FIG. 5 is a block diagram illustrating various components of an example stimulation generator 60A. Stimulation generator 60A may be used with an implantable stimulator, e.g., to perform the functions of stimulation generator 60 as described with reference to FIGS. 1-3. Although described with respect to implantable stimulator 4, stimulation generator 60A may also be used for implantable stimulator 34, or other types of stimulators. In the example of FIG. 5, stimulation generator 60A is selectively, e.g., based on a signal from processor 50 (FIG. 3), configured to deliver constant current stimulation pulses to patient 6 via various electrode combinations. However, the disclosure is not limited to examples in which regulated current pulses are delivered. In other examples, stimulation generator 60A may provide continuous, regulated current waveforms, rather than regulated current pulses. In still other examples, stimulation generator 60A may deliver combinations of continuous waveforms and pulses, or selectively deliver either continuous waveforms or pulses. Stimulation generator 60A may generate either constant current-based or constant voltage-based stimulation in the form of pulses or continuous waveforms. In yet other examples, stimulation generator 60A may user a voltage regulator instead of a current regulator.
  • [0074]
    In the example illustrated in FIG. 5, stimulation generator 60A includes stimulation control module 62, reference voltage source 64, switch array 66, and current regulator array 68. Reference voltage source 64 may provide operating power to current regulator array 68, and may include a regulated voltage that sets the level of the reference voltage. As shown in FIG. 5, reference voltage source 64 may be coupled to provide operating power for the current regulator array 68 and provide a reference voltage for connection to electrodes 48A-48Q for an unregulated mode of electrode operation. In other examples, however, the voltage level of the reference voltage and the operating voltage level provided to regulated current source array 68 may be different.
  • [0075]
    Stimulation control module 62 forms a stimulation controller that controls switch array 66 and current regulator array 68 to deliver stimulation via electrodes 48A-48Q. Stimulation control module 62 may include one or more microprocessors, microcontrollers, digital signal processors (DSPs), application-specific integrated circuits (ASICs), field-programmable gate arrays (FPGAs), or other integrated or discrete logic circuitry. In operation, stimulation control module 62 may control delivery of electrical stimulation according to one or more programs that may specify stimulation parameters such as electrode combination, electrode polarity, stimulation current amplitude, pulse rate, and/or pulse width as well as the percentage of source current distributed among or contributed by a housing anode and one or more lead anodes on one or more leads, and the percentage of sink current sunk by one or more cathodes. Programs may be defined by a user via an external controller and transferred to an implantable stimulator 4 or 34 for use by stimulation control module 62.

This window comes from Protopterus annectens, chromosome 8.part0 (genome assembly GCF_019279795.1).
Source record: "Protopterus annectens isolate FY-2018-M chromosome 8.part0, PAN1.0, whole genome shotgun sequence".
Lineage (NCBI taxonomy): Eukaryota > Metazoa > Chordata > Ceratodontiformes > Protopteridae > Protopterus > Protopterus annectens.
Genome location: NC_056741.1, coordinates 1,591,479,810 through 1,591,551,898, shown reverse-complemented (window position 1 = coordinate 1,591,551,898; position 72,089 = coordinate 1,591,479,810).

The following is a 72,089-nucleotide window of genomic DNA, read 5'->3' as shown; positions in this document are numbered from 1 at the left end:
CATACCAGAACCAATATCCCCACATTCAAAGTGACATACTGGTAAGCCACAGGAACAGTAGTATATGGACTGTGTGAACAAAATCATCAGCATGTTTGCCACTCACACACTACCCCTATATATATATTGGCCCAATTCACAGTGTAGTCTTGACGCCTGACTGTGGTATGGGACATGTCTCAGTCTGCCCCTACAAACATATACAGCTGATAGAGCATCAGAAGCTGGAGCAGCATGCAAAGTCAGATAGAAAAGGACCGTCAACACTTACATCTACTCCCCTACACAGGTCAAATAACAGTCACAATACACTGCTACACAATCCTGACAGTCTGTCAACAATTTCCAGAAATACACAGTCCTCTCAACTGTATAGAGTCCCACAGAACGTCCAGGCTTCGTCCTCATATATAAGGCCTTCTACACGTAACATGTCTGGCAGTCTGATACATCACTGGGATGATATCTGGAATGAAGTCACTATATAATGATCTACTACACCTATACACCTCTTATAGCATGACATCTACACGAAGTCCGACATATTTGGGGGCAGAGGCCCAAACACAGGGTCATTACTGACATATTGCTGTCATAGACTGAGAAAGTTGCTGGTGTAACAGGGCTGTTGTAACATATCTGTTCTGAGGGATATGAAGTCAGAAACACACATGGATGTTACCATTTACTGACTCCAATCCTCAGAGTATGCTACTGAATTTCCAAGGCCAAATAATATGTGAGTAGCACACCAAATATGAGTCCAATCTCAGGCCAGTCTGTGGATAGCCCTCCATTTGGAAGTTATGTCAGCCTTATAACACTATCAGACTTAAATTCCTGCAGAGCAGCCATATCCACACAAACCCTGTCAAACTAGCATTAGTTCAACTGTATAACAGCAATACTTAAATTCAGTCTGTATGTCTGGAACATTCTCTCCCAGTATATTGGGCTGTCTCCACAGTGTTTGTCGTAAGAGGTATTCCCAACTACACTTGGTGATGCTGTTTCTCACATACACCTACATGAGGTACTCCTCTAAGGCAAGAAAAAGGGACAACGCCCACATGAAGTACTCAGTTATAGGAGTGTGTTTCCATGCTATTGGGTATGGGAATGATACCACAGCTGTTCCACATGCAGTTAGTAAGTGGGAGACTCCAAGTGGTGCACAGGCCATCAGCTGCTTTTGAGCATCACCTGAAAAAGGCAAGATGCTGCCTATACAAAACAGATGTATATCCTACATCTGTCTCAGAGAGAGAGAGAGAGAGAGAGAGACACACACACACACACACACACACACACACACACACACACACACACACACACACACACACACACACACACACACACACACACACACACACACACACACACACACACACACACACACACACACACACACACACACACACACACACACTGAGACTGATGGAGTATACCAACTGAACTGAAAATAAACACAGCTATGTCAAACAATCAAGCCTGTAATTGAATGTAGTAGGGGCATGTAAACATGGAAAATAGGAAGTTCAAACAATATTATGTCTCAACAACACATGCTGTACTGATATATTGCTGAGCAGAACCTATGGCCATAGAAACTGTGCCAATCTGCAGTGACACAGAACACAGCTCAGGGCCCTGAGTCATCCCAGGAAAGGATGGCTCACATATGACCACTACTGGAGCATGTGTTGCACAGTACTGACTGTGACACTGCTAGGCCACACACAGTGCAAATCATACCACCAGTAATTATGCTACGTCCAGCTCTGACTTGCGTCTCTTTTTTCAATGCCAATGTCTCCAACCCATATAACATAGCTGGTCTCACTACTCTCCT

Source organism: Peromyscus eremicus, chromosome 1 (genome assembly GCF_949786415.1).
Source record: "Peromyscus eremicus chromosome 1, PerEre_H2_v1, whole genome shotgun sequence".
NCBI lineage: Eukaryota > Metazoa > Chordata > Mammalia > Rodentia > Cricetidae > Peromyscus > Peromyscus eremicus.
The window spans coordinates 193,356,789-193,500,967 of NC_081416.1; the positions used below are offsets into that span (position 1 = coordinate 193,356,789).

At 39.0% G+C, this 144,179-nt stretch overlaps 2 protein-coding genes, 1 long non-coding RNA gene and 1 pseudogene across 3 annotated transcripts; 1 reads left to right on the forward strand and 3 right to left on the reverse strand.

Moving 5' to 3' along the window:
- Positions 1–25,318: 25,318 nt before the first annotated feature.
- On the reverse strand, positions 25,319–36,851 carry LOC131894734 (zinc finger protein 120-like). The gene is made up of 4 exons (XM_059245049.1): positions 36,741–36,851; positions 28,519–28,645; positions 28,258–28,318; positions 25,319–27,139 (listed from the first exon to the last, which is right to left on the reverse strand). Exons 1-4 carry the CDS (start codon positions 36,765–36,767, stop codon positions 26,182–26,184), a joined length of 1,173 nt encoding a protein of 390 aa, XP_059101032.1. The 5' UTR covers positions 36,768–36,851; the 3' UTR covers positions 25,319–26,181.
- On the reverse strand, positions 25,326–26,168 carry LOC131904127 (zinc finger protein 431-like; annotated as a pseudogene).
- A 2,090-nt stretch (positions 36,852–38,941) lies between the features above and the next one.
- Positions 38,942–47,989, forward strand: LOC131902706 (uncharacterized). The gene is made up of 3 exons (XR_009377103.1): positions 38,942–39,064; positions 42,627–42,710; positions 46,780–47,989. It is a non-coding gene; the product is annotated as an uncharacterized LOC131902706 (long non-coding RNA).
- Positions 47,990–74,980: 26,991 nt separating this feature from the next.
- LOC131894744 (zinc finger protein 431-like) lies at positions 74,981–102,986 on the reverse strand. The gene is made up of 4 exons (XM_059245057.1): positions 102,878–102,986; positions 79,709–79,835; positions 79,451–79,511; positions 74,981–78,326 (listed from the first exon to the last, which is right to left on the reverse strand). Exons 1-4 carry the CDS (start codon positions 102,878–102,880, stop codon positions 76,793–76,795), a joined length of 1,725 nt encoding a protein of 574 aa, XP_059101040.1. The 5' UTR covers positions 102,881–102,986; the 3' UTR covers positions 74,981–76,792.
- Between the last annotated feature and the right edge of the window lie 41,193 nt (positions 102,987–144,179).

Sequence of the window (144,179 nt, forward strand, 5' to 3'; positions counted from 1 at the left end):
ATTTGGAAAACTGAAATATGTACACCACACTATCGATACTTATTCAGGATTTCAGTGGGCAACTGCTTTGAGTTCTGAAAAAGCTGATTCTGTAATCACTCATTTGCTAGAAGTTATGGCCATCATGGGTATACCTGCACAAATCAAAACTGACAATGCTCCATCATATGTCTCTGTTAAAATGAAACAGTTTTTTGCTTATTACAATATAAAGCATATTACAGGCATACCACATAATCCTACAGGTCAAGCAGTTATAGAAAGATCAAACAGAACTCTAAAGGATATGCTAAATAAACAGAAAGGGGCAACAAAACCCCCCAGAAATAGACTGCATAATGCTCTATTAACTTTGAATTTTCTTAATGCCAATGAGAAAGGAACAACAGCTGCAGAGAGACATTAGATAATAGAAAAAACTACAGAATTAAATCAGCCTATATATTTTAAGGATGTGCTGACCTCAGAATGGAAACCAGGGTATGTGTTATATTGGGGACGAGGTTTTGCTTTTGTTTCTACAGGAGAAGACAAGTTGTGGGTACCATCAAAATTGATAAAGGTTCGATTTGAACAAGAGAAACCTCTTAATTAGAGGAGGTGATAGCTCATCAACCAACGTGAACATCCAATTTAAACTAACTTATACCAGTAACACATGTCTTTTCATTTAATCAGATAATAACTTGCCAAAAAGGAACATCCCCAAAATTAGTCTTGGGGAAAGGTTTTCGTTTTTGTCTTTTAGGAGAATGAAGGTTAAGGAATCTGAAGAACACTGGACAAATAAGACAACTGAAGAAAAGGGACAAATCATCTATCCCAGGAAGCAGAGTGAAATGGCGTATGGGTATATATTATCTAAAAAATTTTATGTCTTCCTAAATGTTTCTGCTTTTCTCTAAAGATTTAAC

• [0076]
    Current regulator array 68 includes a plurality of regulated current sources or sinks Again, a current regulator may function as either a current source or sink, or be selectively configured to operate as either a source or a sink. For convenience, however, the term “current regulator” may be used in some instances to refer to either a source or sink. Hence, each of the current regulators in current regulator array 68 may operate as a regulated current source that delivers stimulation via a corresponding one of electrodes 48A-Q or a regulated current sink that receives current from a corresponding one of electrodes 48A-Q, where electrodes 48A-48Q may be provided on leads, on a stimulator housing, on a leadless stimulator, or in other arrangements. In general, electrodes 48A-48Q may be referred to below as electrodes 48 for conciseness.
  • [0077]
    Each switch of switch array 66 couples a corresponding one of electrodes 48 to either a corresponding bidirectional current regulator of current regulator array 68 or to reference voltage 64. In some examples, stimulation control module 62 selectively opens and closes switches in switch array 66 to configure a housing electrode, e.g., electrode 48Q, and one or more of electrodes 48A-48P on one or more leads as regulated electrodes by connection to regulated current sources or sinks in current regulator array 68. In other examples, stimulation control module 62 may selectively open and close switches in switch array 66 to configure either the housing electrode, e.g., electrode 48Q, or an electrode on the lead as an unregulated electrode by connection to reference voltage 64. In addition, stimulation control module 62 may selectively control individual regulated current sources or sinks in current regulator array 68 to deliver stimulation current pulses to the selected electrodes.